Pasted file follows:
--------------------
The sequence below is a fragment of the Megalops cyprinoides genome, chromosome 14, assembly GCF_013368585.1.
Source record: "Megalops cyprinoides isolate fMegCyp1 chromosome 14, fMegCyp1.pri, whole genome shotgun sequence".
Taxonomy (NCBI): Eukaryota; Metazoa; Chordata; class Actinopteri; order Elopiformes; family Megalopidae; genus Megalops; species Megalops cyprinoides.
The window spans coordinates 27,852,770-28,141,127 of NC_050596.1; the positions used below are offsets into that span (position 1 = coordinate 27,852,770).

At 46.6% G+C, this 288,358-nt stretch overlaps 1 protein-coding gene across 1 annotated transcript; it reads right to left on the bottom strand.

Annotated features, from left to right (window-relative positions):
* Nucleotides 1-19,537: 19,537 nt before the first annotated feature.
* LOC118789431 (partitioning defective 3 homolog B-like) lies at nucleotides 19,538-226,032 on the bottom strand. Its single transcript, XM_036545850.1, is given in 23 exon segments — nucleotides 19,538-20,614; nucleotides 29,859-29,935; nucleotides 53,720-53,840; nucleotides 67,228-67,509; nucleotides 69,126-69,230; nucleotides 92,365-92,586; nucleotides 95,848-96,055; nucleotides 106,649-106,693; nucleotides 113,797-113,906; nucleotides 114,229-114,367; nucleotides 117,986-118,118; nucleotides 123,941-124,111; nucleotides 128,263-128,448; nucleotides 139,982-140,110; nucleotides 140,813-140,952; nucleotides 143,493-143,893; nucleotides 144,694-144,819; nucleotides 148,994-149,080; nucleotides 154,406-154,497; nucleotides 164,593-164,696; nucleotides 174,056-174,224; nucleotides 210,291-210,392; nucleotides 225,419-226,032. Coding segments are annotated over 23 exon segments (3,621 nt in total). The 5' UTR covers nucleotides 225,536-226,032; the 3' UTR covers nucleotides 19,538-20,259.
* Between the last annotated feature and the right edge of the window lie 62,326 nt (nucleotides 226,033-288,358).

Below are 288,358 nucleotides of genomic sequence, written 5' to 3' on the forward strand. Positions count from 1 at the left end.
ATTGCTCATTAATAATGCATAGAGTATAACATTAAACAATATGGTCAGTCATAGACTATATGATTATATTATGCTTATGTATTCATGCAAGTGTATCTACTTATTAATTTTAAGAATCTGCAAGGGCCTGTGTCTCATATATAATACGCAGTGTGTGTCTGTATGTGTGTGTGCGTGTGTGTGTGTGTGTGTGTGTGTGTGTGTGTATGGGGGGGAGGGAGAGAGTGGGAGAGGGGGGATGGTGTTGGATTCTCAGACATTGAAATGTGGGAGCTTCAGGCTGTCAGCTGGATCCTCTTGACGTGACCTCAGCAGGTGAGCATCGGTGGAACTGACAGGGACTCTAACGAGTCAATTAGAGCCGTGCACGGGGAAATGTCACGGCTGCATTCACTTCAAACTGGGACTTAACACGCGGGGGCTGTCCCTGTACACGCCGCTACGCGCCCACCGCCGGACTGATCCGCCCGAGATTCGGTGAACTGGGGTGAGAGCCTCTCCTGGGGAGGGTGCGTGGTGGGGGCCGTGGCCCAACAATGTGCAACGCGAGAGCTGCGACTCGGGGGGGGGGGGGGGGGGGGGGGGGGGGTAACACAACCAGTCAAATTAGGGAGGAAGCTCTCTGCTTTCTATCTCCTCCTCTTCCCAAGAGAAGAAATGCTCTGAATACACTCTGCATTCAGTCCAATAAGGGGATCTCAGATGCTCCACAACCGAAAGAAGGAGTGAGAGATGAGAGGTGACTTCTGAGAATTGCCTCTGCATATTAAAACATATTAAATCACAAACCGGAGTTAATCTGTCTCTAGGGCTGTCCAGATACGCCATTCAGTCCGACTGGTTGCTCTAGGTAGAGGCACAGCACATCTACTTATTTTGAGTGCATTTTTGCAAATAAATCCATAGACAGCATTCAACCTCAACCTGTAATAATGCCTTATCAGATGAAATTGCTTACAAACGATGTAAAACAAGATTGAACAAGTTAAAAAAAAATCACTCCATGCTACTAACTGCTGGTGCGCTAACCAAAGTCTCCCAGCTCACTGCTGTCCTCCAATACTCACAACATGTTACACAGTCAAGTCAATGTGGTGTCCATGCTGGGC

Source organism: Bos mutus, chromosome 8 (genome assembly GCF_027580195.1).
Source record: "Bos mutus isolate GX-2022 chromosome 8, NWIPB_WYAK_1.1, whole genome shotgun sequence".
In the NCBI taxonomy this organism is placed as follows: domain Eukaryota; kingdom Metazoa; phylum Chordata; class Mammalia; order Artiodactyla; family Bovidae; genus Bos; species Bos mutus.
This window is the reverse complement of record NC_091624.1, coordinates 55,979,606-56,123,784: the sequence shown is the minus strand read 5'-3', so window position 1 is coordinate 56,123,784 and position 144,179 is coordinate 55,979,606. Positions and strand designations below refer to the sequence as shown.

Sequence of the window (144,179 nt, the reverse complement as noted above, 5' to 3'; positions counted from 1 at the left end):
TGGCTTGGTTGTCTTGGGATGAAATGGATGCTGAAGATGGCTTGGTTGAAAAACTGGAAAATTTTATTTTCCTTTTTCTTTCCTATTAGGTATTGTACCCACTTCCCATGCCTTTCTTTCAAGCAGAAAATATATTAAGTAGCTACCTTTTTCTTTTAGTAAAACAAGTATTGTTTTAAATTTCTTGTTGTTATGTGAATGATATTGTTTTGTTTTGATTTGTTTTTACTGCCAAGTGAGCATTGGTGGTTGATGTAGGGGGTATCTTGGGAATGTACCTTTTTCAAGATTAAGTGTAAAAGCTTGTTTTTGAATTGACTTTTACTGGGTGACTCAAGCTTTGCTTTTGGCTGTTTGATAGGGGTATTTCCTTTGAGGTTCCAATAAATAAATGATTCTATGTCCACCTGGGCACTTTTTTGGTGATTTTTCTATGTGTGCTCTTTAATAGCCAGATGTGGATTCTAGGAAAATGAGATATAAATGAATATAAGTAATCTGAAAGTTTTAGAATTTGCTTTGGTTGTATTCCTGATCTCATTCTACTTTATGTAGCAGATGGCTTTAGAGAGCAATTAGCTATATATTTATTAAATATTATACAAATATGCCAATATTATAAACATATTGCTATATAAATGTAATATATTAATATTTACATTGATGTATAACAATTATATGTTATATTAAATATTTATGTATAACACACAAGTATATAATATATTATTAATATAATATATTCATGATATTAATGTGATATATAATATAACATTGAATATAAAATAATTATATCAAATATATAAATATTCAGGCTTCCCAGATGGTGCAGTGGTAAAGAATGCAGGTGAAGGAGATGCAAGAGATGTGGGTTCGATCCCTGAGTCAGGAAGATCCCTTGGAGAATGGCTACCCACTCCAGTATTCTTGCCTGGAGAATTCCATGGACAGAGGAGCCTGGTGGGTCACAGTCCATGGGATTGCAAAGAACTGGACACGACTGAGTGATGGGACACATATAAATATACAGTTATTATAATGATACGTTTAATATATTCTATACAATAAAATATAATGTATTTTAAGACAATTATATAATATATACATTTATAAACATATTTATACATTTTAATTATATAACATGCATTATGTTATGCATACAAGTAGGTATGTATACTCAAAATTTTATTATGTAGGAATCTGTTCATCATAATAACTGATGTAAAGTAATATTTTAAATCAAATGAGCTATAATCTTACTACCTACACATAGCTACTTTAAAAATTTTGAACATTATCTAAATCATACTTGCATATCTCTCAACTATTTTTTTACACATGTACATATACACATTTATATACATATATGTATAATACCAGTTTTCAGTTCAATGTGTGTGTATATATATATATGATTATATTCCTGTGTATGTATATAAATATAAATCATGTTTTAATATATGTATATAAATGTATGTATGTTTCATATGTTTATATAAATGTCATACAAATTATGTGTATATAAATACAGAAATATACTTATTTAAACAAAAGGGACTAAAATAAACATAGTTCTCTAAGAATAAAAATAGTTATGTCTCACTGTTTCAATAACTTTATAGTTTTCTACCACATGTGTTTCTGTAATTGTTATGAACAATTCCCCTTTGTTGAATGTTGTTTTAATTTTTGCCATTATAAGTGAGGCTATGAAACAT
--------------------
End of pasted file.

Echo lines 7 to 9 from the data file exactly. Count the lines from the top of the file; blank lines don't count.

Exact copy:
* Nucleotides 1-19,537: 19,537 nt before the first annotated feature.
* LOC118789431 (partitioning defective 3 homolog B-like) lies at nucleotides 19,538-226,032 on the bottom strand. Its single transcript, XM_036545850.1, is given in 23 exon segments — nucleotides 19,538-20,614; nucleotides 29,859-29,935; nucleotides 53,720-53,840; nucleotides 67,228-67,509; nucleotides 69,126-69,230; nucleotides 92,365-92,586; nucleotides 95,848-96,055; nucleotides 106,649-106,693; nucleotides 113,797-113,906; nucleotides 114,229-114,367; nucleotides 117,986-118,118; nucleotides 123,941-124,111; nucleotides 128,263-128,448; nucleotides 139,982-140,110; nucleotides 140,813-140,952; nucleotides 143,493-143,893; nucleotides 144,694-144,819; nucleotides 148,994-149,080; nucleotides 154,406-154,497; nucleotides 164,593-164,696; nucleotides 174,056-174,224; nucleotides 210,291-210,392; nucleotides 225,419-226,032. Coding segments are annotated over 23 exon segments (3,621 nt in total). The 5' UTR covers nucleotides 225,536-226,032; the 3' UTR covers nucleotides 19,538-20,259.
* Between the last annotated feature and the right edge of the window lie 62,326 nt (nucleotides 226,033-288,358).